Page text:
Surviving Today – Thriving Tomorrow  


As is the case in an election year even during the worst of times in our history, the economy is showing signs of a recovery even if it is a slow one. Most economists, even those that tend to be pessimistic, would agree that the worst is probably behind us. With this in mind, what should operators be doing to continue to survive in today's market and thrive as the recovery continues to improve?


The reality is that our industry right now is not in good shape as are many other industries. Manufacturers have been forced to cut back on employees, services and field support in an effort to stay open for business. Distributors have scaled back their operations limiting their ability to sell and service equipment by reducing staff, parts and products, equipment inventories and in some cases even hours of operation. Operators have gone to limiting maintenance on the equipment to the bare necessities and repairing only what is essential to keep their washes open. While it is hard to criticize these moves, in many cases they have set the stage for future problems and even failure as we pull out of our current situation.


With this in mind, what should you be doing now to insure survival and prepare for future success?


The first order of business is to make sure your operation is in good shape physically and financially. When is the last time you evaluated all the companies and individuals you are doing business with? I know many have become "friends" or may have helped you out in the past but that does not put money in the bank today. While that may sound heartless and a bit cutthroat it does not make good business sense to fail to evaluate everything you spend money on and your business relationships to make sure you are getting the best bang for your buck.


Could you add new profit centers or products to your current offerings? If you have vending could you add more or possibly change offerings. Are those of you vending cold drinks adding flavored waters or energy drinks? How many vending items are really selling? If you are constantly running out of certain items why not remove a non or slow sellers and put more of the good seller in its place so they will always be available. Is there a need to possibly replace some fragrances with new ones or simply removing them altogether? Could you add a new product or service to the wash without significant expense? Many operators offer the new "super sealants" or add automated tire dressing to their equipment. Some have changed their packages to include more popular services. When is the last time you had a price increase? Customers all realize that the cost of goods has gone up and are not likely to complain if you increase pricing especially those that value your service.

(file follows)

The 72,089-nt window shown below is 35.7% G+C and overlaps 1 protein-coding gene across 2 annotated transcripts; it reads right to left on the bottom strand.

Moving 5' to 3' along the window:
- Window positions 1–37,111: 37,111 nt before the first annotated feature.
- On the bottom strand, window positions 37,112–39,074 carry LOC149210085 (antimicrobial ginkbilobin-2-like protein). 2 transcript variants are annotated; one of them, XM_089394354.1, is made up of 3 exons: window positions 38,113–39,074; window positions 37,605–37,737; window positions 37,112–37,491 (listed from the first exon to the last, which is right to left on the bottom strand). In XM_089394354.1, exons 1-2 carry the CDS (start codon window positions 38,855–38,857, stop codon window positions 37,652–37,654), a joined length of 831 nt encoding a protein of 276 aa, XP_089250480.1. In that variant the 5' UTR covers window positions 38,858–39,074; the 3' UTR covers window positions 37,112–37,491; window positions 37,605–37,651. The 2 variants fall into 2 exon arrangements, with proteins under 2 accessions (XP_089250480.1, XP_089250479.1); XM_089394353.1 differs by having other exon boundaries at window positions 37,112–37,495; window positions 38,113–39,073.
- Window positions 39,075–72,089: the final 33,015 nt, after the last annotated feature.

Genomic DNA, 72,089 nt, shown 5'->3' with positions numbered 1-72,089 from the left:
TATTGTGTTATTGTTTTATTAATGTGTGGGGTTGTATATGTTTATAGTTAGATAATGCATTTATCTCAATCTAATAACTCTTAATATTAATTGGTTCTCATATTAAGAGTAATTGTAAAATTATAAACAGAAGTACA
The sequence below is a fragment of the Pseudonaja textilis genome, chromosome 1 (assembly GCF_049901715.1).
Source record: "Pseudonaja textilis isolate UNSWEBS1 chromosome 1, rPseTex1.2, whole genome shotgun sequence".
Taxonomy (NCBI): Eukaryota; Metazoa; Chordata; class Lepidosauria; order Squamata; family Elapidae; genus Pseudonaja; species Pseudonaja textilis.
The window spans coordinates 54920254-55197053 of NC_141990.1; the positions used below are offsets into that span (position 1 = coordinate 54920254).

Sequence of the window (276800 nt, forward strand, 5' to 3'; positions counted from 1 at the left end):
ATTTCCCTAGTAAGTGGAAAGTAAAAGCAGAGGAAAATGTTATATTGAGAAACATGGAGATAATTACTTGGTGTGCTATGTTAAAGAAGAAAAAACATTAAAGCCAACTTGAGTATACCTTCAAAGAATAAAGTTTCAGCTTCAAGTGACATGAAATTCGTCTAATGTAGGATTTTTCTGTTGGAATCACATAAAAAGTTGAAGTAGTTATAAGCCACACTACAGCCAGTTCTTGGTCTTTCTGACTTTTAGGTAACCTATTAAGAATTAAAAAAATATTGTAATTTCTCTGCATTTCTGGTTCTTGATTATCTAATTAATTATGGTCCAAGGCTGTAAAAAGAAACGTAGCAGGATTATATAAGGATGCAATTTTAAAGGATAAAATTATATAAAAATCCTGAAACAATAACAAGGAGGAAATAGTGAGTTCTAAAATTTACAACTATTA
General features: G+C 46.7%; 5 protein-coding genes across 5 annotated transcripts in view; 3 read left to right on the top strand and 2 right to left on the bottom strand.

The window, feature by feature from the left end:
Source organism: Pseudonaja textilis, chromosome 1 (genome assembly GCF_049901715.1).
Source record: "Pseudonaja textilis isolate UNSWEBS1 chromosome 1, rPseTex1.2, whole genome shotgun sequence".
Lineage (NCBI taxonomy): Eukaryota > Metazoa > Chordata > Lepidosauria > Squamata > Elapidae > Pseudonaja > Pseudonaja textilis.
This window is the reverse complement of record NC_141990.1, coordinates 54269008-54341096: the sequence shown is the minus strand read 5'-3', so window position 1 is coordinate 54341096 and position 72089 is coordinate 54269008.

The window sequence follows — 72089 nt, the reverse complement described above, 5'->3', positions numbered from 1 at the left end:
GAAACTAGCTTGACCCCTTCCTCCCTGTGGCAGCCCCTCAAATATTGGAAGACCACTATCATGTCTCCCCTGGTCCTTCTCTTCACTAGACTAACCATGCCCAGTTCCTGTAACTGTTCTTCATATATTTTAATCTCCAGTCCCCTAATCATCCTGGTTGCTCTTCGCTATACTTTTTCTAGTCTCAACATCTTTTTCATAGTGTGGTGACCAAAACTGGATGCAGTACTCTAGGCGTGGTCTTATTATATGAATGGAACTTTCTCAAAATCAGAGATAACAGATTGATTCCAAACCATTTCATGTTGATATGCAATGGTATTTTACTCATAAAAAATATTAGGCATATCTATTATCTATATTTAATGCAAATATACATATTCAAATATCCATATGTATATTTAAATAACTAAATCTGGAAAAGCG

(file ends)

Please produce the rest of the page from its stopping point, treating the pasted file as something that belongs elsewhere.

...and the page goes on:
If you currently have a maintenance or service agreement is it really working for you? How often is your equipment serviced and has it performed well or had problems in between service calls? A good preventive maintenance program can pay for itself but do you have one that is truly a good preventative maintenance program? How much are you spending over and above your monthly fee? Have you gotten a quick response when you needed a repair? Do techs have to come back several times to fix the problem due to lack of parts or poor workmanship? Are you getting a discount of additional items like service calls not covered in the agreement, parts or chemicals? The money you save here can be useful in other areas.


When is the last time you had your chemical usage and performance looked at? Are you getting competitive pricing for your chemicals and is your use cost in line with what you feel it should be? Sometimes less expensive chemicals actually cost more than those that may seem expensive. The only way to make sure you are not paying too much is to know your use cost. You should know either how to calculate it yourself or work with your chemical supplier to see how they do it. Are you getting the best performance and coverage possible? Are all the nozzles working as they should? In some cases you can cut back on usage without sacrificing performance by changing the spray pattern and reducing the number of nozzles which cuts back on chemical usage. Spending too much money, not making proper usage of or wasting chemicals is truly putting money down the drain.


This may sound contradictory to what I have just discussed but are you getting the best results possible from your chemicals and equipment? Could you improve performance by purchasing better chemicals or equipment? Poor wash performance is a killer. The best marketing you can do is to consistently produce a quality wash at a competitive price. In a tight economy people want to get the most out of what they spend. Cutting back on your chemicals or not having your equipment in good working shape will not product results that will make customers want to return to your wash.